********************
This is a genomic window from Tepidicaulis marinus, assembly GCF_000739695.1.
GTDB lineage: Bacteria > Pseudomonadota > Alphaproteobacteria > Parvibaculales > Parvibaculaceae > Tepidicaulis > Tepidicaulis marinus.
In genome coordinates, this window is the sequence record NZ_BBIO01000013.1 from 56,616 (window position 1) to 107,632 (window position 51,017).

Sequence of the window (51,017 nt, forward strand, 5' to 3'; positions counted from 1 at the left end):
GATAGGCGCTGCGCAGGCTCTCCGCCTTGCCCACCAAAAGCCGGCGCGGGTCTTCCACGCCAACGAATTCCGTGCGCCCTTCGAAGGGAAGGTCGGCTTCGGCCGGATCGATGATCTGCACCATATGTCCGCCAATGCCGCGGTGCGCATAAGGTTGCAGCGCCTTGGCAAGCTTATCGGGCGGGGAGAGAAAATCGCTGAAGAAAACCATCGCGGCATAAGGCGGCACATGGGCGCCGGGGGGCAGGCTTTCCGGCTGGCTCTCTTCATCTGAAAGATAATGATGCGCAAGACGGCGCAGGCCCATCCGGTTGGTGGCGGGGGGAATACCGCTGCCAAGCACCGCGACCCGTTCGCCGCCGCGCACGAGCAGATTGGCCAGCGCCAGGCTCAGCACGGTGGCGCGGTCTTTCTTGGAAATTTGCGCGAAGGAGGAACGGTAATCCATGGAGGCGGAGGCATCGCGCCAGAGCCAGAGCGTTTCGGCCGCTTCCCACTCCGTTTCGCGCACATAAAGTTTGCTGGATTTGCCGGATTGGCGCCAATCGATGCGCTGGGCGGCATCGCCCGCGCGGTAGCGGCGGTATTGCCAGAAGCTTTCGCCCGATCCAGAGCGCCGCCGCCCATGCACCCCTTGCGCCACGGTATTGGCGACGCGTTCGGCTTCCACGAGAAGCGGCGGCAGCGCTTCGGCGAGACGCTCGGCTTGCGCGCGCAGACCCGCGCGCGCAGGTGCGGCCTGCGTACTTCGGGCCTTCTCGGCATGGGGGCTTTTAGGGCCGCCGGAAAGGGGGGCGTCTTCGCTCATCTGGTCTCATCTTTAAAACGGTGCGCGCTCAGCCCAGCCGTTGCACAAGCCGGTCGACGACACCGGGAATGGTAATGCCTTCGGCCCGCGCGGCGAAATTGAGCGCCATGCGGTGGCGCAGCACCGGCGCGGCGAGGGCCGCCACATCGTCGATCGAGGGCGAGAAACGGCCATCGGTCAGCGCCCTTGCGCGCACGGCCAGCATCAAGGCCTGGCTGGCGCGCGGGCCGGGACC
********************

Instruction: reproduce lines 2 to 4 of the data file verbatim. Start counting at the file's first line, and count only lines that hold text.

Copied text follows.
GTDB lineage: Bacteria > Pseudomonadota > Alphaproteobacteria > Parvibaculales > Parvibaculaceae > Tepidicaulis > Tepidicaulis marinus.
In genome coordinates, this window is the sequence record NZ_BBIO01000013.1 from 56,616 (window position 1) to 107,632 (window position 51,017).

Sequence of the window (51,017 nt, forward strand, 5' to 3'; positions counted from 1 at the left end):